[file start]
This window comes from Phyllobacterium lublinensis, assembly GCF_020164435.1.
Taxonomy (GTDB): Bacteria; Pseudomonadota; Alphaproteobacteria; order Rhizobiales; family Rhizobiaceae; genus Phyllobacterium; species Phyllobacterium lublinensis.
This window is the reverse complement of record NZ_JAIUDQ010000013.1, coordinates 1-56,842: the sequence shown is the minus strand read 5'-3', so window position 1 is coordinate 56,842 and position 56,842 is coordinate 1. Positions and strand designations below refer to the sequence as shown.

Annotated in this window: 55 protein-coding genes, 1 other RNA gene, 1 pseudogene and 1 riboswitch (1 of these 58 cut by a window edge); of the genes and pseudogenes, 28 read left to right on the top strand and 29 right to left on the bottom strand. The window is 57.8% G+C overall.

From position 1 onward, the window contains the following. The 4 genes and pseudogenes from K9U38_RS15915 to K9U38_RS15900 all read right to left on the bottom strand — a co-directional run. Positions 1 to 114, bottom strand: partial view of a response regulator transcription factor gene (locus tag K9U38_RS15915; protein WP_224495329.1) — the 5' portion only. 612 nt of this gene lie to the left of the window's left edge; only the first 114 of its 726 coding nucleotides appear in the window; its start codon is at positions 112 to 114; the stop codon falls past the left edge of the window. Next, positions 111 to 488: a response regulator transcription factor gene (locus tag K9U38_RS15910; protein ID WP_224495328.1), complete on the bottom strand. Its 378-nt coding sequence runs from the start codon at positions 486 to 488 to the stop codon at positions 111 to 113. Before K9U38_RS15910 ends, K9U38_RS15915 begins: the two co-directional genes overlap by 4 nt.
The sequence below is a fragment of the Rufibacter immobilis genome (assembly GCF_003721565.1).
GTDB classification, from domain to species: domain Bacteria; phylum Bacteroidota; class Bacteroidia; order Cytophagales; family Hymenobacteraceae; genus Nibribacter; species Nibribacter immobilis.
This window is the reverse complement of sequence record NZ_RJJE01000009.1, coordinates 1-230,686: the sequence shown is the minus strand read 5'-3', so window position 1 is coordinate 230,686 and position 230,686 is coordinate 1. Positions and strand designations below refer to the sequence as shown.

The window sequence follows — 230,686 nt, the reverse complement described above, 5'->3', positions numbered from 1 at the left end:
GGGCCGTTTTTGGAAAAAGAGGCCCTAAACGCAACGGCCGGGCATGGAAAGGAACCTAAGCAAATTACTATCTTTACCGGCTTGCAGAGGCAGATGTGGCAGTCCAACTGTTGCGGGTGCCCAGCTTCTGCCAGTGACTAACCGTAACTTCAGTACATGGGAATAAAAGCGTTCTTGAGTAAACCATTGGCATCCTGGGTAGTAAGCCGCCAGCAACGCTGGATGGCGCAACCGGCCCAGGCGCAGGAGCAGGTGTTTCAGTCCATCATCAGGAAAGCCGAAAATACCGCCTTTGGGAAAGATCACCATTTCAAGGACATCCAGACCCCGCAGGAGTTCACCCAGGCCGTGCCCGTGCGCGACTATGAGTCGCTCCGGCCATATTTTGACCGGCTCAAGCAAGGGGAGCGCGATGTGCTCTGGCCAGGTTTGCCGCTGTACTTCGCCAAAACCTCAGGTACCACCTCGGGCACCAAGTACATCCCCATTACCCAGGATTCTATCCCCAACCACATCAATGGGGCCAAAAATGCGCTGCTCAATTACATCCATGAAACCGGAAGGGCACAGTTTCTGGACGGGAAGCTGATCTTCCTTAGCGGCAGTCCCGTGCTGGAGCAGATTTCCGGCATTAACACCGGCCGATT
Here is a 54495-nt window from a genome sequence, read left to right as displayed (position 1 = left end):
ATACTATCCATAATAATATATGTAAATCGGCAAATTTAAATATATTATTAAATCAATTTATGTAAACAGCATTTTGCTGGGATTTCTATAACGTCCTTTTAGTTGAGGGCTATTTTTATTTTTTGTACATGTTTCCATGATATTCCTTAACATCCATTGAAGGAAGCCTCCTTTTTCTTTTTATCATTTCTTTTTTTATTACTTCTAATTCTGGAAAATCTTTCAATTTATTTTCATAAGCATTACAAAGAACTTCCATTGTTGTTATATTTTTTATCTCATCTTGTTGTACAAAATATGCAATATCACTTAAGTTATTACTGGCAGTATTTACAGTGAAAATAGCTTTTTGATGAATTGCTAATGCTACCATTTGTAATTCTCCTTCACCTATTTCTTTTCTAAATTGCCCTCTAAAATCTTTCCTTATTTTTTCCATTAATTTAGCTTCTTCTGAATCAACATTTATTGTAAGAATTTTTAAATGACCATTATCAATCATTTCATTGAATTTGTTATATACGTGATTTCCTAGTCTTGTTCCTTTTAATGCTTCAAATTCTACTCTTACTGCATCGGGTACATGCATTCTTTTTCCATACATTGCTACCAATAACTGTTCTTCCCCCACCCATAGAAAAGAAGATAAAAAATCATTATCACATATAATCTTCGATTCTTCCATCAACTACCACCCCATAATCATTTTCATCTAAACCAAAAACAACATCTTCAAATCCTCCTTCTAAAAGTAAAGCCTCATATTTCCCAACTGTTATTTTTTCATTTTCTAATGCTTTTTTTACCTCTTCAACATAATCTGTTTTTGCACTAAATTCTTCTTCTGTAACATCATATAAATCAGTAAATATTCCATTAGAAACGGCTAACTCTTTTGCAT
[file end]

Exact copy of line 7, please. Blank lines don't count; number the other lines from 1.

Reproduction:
GTDB classification, from domain to species: domain Bacteria; phylum Bacteroidota; class Bacteroidia; order Cytophagales; family Hymenobacteraceae; genus Nibribacter; species Nibribacter immobilis.